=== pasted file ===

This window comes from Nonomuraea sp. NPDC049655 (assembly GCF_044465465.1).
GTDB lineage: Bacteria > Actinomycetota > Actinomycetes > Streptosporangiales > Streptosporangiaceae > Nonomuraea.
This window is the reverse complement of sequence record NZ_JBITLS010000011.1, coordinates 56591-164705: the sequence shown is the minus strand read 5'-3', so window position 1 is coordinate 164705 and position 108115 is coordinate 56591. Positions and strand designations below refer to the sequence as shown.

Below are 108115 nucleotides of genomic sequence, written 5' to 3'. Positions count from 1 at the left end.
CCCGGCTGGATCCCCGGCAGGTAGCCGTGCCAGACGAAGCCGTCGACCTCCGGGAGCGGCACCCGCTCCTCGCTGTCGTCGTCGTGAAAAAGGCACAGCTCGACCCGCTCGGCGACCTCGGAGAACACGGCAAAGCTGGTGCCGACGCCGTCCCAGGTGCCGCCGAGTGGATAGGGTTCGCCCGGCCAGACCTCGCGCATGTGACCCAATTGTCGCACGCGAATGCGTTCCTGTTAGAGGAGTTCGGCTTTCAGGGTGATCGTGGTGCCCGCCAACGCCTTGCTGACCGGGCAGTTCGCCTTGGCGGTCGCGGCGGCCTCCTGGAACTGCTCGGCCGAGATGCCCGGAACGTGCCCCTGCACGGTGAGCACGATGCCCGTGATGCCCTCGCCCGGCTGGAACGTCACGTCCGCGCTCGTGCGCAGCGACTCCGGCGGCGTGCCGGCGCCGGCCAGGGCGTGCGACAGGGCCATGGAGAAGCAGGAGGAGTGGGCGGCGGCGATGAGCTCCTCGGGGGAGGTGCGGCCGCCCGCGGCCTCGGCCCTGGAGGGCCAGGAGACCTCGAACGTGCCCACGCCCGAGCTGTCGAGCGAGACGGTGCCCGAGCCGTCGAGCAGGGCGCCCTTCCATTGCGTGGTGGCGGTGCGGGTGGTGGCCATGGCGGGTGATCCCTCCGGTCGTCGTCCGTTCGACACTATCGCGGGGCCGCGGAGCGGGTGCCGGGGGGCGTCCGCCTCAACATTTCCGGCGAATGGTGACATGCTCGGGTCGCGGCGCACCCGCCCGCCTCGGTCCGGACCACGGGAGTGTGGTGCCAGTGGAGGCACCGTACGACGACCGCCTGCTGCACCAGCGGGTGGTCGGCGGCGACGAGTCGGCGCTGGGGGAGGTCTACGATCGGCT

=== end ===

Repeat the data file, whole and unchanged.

This window comes from Nonomuraea sp. NPDC049655 (assembly GCF_044465465.1).
GTDB lineage: Bacteria > Actinomycetota > Actinomycetes > Streptosporangiales > Streptosporangiaceae > Nonomuraea.
This window is the reverse complement of sequence record NZ_JBITLS010000011.1, coordinates 56591-164705: the sequence shown is the minus strand read 5'-3', so window position 1 is coordinate 164705 and position 108115 is coordinate 56591. Positions and strand designations below refer to the sequence as shown.

Below are 108115 nucleotides of genomic sequence, written 5' to 3'. Positions count from 1 at the left end.
CCCGGCTGGATCCCCGGCAGGTAGCCGTGCCAGACGAAGCCGTCGACCTCCGGGAGCGGCACCCGCTCCTCGCTGTCGTCGTCGTGAAAAAGGCACAGCTCGACCCGCTCGGCGACCTCGGAGAACACGGCAAAGCTGGTGCCGACGCCGTCCCAGGTGCCGCCGAGTGGATAGGGTTCGCCCGGCCAGACCTCGCGCATGTGACCCAATTGTCGCACGCGAATGCGTTCCTGTTAGAGGAGTTCGGCTTTCAGGGTGATCGTGGTGCCCGCCAACGCCTTGCTGACCGGGCAGTTCGCCTTGGCGGTCGCGGCGGCCTCCTGGAACTGCTCGGCCGAGATGCCCGGAACGTGCCCCTGCACGGTGAGCACGATGCCCGTGATGCCCTCGCCCGGCTGGAACGTCACGTCCGCGCTCGTGCGCAGCGACTCCGGCGGCGTGCCGGCGCCGGCCAGGGCGTGCGACAGGGCCATGGAGAAGCAGGAGGAGTGGGCGGCGGCGATGAGCTCCTCGGGGGAGGTGCGGCCGCCCGCGGCCTCGGCCCTGGAGGGCCAGGAGACCTCGAACGTGCCCACGCCCGAGCTGTCGAGCGAGACGGTGCCCGAGCCGTCGAGCAGGGCGCCCTTCCATTGCGTGGTGGCGGTGCGGGTGGTGGCCATGGCGGGTGATCCCTCCGGTCGTCGTCCGTTCGACACTATCGCGGGGCCGCGGAGCGGGTGCCGGGGGGCGTCCGCCTCAACATTTCCGGCGAATGGTGACATGCTCGGGTCGCGGCGCACCCGCCCGCCTCGGTCCGGACCACGGGAGTGTGGTGCCAGTGGAGGCACCGTACGACGACCGCCTGCTGCACCAGCGGGTGGTCGGCGGCGACGAGTCGGCGCTGGGGGAGGTCTACGATCGGCT